By Stephen Camelio EBS Contributor

The fires of 1988 that burned 1.4 million acres in the Greater Yellowstone Ecosystem—including 793,880 acres in the national park—were the result of a perfect storm of environmental and human factors. You name it—whatever Mother Nature needed to create a large-scale fire event was present during that summer 30 years ago.

Unusually high winds. Drought conditions. Heavy, dry fuel accumulations. Low humidity at night. A higher-than-usual number of fires caused by lightning—39 compared to the average yearly total of 26—plus six fires caused by humans. Another five fires originated outside and burned into the park. With all these factors at play, it’s easy to see why, at the time, it required the largest fire-fighting effort in U.S. history to battle the blazes. Appropriately, the environment that created this inferno also put it out when snow blanketed the park during the second week of September.

During and shortly after the fires, as images of one of the nation’s most revered natural landscapes being burned to a crisp captivated the world, National Park Service officials were heavily criticized in the press and by politicians for letting nature take its course.

Even President Ronald Reagan weighed in, calling what everyone dubbed the “Let it Burn” fire policy “a cockamamie idea.” Still, while the public and uninitiated were taken aback by the size of the fire, not everyone was surprised.
Renowned Yellowstone naturalist Paul Schullery noted that only months before the fires of 1988, fire and plant ecologists had reported that the Yellowstone area historically involved many small fires interspersed every 200–400 years by massive fires that swept across large portions of the park. The last major burn had happened in the 1730s, meaning Yellowstone was ready for another major burning cycle.

It didn’t take long for the park’s fire policy, which had been in place since the early 1970s, to “maintain the ecological role of fire by allowing natural processes to occur with a minimum of human influence,” to be proven right—as anyone who came to Yellowstone would soon see.

“There was a lot of rhetoric about the park never being the same,” said Roy Renkin, who fought fires in Yellowstone in college before spending the last 40 years in the park as a vegetation management specialist. “But the people in the park who understood fire history had expectations about what would happen next.”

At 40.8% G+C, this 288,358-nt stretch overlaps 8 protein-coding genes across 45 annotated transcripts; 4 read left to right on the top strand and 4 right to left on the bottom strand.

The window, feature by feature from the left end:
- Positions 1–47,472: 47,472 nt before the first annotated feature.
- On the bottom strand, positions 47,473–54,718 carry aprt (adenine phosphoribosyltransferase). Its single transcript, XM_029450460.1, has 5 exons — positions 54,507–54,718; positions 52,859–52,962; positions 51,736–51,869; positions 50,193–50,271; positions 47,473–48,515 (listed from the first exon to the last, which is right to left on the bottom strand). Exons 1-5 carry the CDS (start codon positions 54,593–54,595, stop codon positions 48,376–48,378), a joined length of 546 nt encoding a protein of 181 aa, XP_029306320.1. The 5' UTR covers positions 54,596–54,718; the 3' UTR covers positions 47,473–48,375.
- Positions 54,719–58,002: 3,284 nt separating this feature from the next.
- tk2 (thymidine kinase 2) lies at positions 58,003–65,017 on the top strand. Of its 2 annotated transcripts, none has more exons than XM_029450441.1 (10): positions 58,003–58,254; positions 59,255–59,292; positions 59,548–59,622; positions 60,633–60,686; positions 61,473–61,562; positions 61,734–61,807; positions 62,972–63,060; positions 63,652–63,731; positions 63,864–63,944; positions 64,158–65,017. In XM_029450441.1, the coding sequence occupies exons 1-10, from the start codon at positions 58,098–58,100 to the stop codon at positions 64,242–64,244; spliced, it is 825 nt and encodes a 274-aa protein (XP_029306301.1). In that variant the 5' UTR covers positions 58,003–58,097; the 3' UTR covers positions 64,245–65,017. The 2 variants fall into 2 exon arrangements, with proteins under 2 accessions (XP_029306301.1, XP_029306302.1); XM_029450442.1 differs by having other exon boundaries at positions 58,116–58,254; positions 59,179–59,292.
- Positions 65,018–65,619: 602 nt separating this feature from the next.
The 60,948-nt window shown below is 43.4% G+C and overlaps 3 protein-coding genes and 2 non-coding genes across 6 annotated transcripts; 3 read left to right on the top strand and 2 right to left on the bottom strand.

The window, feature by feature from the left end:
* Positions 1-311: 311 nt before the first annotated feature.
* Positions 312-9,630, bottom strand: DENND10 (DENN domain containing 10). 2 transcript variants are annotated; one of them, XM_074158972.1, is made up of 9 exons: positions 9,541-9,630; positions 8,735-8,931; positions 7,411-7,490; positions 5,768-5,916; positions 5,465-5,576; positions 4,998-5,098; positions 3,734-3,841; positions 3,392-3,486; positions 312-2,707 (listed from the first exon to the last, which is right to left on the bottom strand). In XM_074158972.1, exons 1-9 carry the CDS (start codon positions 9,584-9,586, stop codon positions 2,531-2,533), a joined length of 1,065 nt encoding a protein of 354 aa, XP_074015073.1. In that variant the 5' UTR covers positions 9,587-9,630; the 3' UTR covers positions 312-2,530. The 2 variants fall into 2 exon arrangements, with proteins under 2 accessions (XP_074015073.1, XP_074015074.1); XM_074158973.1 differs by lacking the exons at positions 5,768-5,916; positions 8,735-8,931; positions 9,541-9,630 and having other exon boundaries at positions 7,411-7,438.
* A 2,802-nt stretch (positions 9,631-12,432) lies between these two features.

These folks knew that the positive results of fire in Yellowstone included opening up the serotinous cones of the lodgepole pines, allowing for new trees to grow. Plus, fire opens up forest canopies to allow new plant communities to flourish. The burn also released nutrients from fallen trees and dead vegetation, which increased the productivity of soil.

It was also noted the animals in the park were largely unaffected by the flames, and many—save the moose which prefers old growth forests—benefited after the fact. The burn created new feeding opportunities for birds and grazing animals as well as the species that prey on them.

In 1989, a then-record 2.7 million visitors flocked to Yellowstone to learn how the fire had affected the park, and learning more about the area’s ecology actually increased the public’s interest in the park.

“The ’88 fire was a reaffirmation that fire was what this landscape needed, and it was a great opportunity to get that message out,” says John Cataldo, Yellowstone’s fire management officer.

For the time being, the park strategy remains to stay out of nature’s way unless it endangers human lives, livelihoods, or cultural and historical landmarks. The park also suppresses any fires caused by humans, and those that threaten the safety of the park. The remaining fires are managed for resource and ecological benefit.

“The plants and animal communities have been adapting and evolving for a millennia to different compositions of vegetation,” Cataldo says. “So as long as we keep Yellowstone wild, we’ll be doing the right thing.”

Stephen Camelio is a freelance writer living in Bozeman, Montana. His work has appeared in Men’s Journal, Runner’s World, Field & Stream, and Fly Rod & Reel. An extended version of this article was originally published in the Spring 2018 issue of Yellowstone Quarterly. Visit yellowstone.org for more information.